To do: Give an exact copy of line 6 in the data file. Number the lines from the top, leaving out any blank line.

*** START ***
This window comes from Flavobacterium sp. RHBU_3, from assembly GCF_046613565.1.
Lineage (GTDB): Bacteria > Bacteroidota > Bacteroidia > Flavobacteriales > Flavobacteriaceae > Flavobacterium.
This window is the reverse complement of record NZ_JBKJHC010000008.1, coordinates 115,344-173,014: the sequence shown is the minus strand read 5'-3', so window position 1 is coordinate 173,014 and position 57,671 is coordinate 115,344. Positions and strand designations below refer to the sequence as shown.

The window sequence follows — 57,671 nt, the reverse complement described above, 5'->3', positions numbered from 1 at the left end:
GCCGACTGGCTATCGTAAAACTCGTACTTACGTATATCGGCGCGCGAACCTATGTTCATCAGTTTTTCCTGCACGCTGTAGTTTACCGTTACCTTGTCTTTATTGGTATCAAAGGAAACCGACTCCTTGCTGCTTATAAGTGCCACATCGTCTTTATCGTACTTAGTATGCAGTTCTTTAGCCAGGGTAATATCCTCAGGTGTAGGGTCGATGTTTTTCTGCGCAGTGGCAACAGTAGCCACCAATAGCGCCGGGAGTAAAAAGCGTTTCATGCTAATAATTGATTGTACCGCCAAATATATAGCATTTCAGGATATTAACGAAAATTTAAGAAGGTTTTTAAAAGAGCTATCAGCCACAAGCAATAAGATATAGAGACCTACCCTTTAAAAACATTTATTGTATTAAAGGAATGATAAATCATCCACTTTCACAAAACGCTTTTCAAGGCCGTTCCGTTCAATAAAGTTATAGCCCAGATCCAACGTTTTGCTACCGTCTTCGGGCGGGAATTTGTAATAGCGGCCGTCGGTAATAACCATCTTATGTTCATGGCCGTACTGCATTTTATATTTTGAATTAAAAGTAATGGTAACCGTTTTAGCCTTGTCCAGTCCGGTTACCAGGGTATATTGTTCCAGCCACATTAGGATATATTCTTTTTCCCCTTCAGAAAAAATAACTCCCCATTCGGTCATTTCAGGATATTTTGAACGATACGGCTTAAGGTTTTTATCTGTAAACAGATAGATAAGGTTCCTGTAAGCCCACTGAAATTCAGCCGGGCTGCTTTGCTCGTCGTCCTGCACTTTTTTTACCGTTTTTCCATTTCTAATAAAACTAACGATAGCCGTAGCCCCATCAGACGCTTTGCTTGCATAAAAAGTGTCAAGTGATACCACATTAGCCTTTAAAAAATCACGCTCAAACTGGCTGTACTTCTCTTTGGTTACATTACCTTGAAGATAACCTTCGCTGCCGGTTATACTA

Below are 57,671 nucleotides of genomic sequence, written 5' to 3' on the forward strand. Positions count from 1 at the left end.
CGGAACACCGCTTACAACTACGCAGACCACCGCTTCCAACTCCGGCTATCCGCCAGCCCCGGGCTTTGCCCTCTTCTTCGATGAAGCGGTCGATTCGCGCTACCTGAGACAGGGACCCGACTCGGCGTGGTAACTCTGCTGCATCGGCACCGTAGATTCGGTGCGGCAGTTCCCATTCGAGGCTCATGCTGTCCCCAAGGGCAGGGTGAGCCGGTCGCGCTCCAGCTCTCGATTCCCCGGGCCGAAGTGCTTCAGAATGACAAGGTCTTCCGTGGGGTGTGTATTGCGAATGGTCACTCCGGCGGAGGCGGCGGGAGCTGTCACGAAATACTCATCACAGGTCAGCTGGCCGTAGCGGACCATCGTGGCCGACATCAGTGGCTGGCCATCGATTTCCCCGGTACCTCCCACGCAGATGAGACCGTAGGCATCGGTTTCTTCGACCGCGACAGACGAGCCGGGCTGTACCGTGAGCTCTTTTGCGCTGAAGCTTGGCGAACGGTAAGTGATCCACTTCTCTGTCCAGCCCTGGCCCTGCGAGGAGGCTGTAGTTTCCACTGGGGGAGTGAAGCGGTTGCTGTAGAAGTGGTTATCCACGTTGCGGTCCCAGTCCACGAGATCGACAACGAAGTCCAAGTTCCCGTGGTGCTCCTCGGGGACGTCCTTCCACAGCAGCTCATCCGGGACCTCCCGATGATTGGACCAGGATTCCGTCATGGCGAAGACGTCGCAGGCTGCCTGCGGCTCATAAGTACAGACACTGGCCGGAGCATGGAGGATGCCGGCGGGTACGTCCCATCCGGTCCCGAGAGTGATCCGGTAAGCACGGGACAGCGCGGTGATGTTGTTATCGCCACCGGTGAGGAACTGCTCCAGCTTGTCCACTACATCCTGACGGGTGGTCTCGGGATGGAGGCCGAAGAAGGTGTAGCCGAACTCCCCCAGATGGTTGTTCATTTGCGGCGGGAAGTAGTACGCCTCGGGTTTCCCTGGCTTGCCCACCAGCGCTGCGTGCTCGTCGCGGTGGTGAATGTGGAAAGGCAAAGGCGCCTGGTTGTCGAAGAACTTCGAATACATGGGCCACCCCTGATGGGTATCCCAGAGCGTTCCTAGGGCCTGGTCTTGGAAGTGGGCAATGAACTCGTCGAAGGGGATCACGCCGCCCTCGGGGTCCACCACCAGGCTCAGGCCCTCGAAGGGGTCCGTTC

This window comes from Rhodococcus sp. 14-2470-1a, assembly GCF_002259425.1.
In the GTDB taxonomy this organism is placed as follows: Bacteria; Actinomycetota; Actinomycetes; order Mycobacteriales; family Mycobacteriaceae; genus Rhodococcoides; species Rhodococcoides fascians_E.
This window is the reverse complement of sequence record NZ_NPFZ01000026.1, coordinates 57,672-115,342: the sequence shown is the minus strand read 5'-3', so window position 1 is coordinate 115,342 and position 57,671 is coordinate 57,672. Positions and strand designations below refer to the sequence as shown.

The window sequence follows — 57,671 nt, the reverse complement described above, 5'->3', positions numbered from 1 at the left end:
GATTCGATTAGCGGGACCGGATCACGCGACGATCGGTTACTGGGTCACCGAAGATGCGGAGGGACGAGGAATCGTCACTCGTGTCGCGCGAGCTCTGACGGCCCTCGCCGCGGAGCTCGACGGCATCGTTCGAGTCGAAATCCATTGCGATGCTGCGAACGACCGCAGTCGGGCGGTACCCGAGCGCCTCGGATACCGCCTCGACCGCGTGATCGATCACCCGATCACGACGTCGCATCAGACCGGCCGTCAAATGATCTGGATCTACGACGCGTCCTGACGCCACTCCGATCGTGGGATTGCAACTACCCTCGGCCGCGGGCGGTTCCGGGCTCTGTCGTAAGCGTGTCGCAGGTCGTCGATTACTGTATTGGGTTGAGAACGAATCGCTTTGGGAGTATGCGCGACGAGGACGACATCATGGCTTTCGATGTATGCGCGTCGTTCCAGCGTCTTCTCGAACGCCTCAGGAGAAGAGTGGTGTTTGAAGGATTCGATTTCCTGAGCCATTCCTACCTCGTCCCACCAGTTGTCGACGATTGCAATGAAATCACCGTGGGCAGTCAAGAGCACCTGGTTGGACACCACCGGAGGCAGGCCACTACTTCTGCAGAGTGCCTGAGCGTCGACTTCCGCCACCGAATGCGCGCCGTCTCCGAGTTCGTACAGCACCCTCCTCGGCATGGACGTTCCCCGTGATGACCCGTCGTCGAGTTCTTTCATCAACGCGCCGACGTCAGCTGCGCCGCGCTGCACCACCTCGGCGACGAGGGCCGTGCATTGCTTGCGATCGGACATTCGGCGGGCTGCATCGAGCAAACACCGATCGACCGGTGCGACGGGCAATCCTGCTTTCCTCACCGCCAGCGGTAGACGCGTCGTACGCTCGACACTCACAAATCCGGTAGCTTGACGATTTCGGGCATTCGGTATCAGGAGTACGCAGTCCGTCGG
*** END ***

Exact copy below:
Below are 57,671 nucleotides of genomic sequence, written 5' to 3' on the forward strand. Positions count from 1 at the left end.